The battle of ideas that must be fought against radical Islam and ISIS
Over the past few months, as it has found itself under increasing military pressure in Iraq, Syria, and Libya, Daesh has opened up a new front in Europe and North America. The call the organisation has put out to its supporters and sympathisers in the West to strike wherever and whenever they can in response to its mounting setbacks and defeats on the battlefield is being listened to and put into practise with deadly effect. And this is without factoring in the prospect of Daesh militants from Europe who’ve travelled to Syria to join the so-called Islamic State being sent back to carry out prepared and planned attacks in the coming weeks and months.
The support Daesh has succeeded in attracting and cultivating in the West in recent years is confirmation of the emergence of a radical Islamic Ummah, one distinct from its traditional and mainstream counterpart which feeds on the alienation, marginalisation and social exclusion that is the lived experience of millions of young Muslims in the West.
Ironically, though, those responsible for the attacks that have recently taken place in Paris, Brussels, and Nice are the product of the very Western cultural values they rejected in the process of crossing the psychological Rubicon that lies between the aforementioned anger, alienation, and social exclusion, and the willingness to engage in random acts of terrorism against innocent civilians. Those values, by way of a reminder, include a propensity for unleashing indiscriminate violence on an industrial scale — Afghanistan, Iraq, Libya — under the rubric of democracy and humanitarian intervention. The indiscriminate violence part has been imbibed by radical Islam, while the democracy and humanitarian parts have been rejected.
Though Daesh is on the way to being crushed in Iraq and Syria, the long term struggle that also must be won amounts to a battle of ideas, based on the unalterable truth that an idea can only be defeated by another idea; one that is better, more attractive and compelling. As such, we cannot avoid the socioeconomic consequences of neoliberalism and the way that minority communities, such as Muslim communities throughout Europe and the West, have seen their access to full participation in the economic and social life of the societies in which they are located blocked or severely circumscribed.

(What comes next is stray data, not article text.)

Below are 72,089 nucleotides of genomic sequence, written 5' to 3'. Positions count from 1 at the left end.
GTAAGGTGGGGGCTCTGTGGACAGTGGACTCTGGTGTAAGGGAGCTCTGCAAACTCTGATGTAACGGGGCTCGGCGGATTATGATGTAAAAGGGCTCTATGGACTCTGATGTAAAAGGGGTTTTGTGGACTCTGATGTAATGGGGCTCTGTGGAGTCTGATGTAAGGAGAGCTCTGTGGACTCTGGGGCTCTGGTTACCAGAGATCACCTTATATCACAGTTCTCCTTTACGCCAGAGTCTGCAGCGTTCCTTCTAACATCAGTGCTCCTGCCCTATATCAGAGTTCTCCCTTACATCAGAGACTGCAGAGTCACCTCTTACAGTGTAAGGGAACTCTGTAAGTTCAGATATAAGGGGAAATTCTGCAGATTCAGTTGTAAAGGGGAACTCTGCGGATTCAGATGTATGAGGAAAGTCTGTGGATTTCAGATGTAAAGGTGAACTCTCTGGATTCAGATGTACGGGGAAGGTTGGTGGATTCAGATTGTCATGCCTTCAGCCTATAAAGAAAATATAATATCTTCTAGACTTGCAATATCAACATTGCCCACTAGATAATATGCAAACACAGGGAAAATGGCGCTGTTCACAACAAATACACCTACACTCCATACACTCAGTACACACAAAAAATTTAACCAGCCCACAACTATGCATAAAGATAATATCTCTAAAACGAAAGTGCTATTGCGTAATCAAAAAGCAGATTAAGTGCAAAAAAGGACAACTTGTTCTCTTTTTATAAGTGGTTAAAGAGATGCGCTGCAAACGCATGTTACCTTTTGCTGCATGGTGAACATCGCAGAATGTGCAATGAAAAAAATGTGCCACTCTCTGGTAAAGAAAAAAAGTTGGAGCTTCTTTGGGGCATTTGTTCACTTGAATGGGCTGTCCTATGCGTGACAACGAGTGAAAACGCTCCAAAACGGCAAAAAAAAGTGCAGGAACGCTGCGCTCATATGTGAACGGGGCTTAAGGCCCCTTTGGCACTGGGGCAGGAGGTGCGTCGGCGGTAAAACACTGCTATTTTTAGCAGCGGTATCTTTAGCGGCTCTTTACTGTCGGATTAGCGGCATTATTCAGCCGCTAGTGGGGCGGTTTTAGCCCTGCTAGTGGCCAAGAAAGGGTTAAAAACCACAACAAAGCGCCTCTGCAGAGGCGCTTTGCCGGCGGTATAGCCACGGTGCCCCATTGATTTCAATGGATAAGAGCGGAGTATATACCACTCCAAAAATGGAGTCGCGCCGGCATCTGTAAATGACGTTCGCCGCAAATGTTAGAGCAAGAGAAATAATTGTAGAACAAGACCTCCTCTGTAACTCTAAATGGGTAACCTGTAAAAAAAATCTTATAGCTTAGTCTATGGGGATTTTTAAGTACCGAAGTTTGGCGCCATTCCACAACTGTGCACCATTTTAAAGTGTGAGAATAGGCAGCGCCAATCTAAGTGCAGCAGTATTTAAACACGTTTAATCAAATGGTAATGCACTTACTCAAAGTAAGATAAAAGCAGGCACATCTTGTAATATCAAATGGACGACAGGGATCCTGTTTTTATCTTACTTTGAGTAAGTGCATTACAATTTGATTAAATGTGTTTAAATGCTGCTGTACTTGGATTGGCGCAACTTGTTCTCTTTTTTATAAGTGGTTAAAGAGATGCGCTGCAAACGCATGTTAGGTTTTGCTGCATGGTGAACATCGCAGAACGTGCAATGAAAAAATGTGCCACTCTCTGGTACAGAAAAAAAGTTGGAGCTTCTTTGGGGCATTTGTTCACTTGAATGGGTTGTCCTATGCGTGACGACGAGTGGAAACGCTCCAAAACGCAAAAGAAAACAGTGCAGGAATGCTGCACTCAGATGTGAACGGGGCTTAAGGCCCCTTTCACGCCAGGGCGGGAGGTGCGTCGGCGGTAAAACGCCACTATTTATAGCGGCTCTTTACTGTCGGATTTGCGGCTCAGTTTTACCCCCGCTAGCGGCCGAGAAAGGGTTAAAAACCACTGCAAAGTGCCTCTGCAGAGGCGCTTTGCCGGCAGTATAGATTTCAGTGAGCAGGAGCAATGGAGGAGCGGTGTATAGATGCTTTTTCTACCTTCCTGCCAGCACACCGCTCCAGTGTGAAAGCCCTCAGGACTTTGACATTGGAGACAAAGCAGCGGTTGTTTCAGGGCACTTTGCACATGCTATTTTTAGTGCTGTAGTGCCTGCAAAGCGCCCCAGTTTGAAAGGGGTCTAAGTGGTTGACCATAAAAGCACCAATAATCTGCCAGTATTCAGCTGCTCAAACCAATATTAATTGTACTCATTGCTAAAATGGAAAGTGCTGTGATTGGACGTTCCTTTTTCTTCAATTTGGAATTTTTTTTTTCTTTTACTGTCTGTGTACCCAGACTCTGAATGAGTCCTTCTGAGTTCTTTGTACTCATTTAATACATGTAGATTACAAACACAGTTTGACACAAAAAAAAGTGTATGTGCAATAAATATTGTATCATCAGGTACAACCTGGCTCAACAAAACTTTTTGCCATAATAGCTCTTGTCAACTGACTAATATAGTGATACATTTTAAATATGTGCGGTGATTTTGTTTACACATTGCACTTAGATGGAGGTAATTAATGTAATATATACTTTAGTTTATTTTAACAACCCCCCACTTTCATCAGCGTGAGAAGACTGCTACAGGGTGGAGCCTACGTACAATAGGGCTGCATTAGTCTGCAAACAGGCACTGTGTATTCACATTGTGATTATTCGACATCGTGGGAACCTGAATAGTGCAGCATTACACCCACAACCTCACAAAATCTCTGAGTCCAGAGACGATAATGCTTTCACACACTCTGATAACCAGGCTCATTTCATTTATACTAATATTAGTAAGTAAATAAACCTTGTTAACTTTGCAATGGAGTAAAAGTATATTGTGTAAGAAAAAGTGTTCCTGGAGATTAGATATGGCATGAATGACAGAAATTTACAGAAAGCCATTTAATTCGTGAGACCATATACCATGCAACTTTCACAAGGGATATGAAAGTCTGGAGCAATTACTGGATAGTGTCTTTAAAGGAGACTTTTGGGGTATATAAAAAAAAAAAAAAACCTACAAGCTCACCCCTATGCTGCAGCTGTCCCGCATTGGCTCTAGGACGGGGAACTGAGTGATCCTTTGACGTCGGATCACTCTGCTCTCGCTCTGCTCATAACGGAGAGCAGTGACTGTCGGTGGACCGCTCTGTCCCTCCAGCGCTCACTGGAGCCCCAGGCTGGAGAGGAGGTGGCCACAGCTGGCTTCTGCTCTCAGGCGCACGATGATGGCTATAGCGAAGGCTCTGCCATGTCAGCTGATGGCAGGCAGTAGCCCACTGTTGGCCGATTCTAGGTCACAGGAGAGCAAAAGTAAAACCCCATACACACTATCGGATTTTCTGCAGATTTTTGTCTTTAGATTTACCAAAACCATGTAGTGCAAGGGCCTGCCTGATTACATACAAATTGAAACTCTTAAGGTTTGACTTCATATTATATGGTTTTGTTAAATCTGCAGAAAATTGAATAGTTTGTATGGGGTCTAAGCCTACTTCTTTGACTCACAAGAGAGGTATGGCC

In a BBC report on the riots that erupted in the suburbs of Paris and other French cities in 2005, suburbs populated by the country’s large Muslim community, Henri Astler describes how “radicals are able to tap into the alienation felt by many ghetto youths,” before going on to quote a youth worker by the name of Farid Khelifi, who tells him, “They [Muslim youth] have no jobs, no future. They do not know who they are. They are told they are French but they are not given the same rights as the French. Necessarily some become radicals.”
A rejection of the West and its values under such conditions is inevitable, with the attenuation of the left as a counter-hegemonic alternative to the status quo on the basis of class also playing a role in allowing the politics of identity — race, religion, etc. — to fill the space left behind when it comes to channeling the anger and, with it, militancy of young men who find within radical Islam the camaraderie, purpose, and self esteem denied them as outsiders at the banquet of Western democracy.
This battle of ideas can only be won in the context of a struggle against neoliberalism and its replacement by something approximating to capitalism with a human face, which some might be bold enough to describe as socialism. It can also only be won when the West finally accepts that the Middle East and North Africa do not constitute one giant chessboard upon which its governments, peoples, and societies can be moved around like its pieces in service to their own economic and strategic objectives. For it is imperialism not terrorism that poses the real threat to humanity, with terrorism its inevitable symptom. The chaos and carnage that has engulfed the Middle East and North Africa in recent years is a monster of the West’s creation, one with historical precedent in rise of the Khmer Rouge in Cambodia in the 1970s on the back of the mass bombing of the country by the United States. It is an historical precedent that disproves the causal link applied by apologists for Western intervention between Islam and terrorism.
In 2016 what we discern is a circular relationship between the industrial violence unleashed in the name of democracy across MENA and its bastard child otherwise known as Salafist-jihadism.
It is why we can say without fear of contradiction that we have met the enemy and he is us. And it is why we can also say that winning the battle of ideas between the idea of radical Islam and the idea of a modernity which rests upon an economic system that serves humanity rather than is served by humanity, winning this battle is crucial in the interests not only of this generation but in the interests of generations to come — Muslim and non-Muslim alike.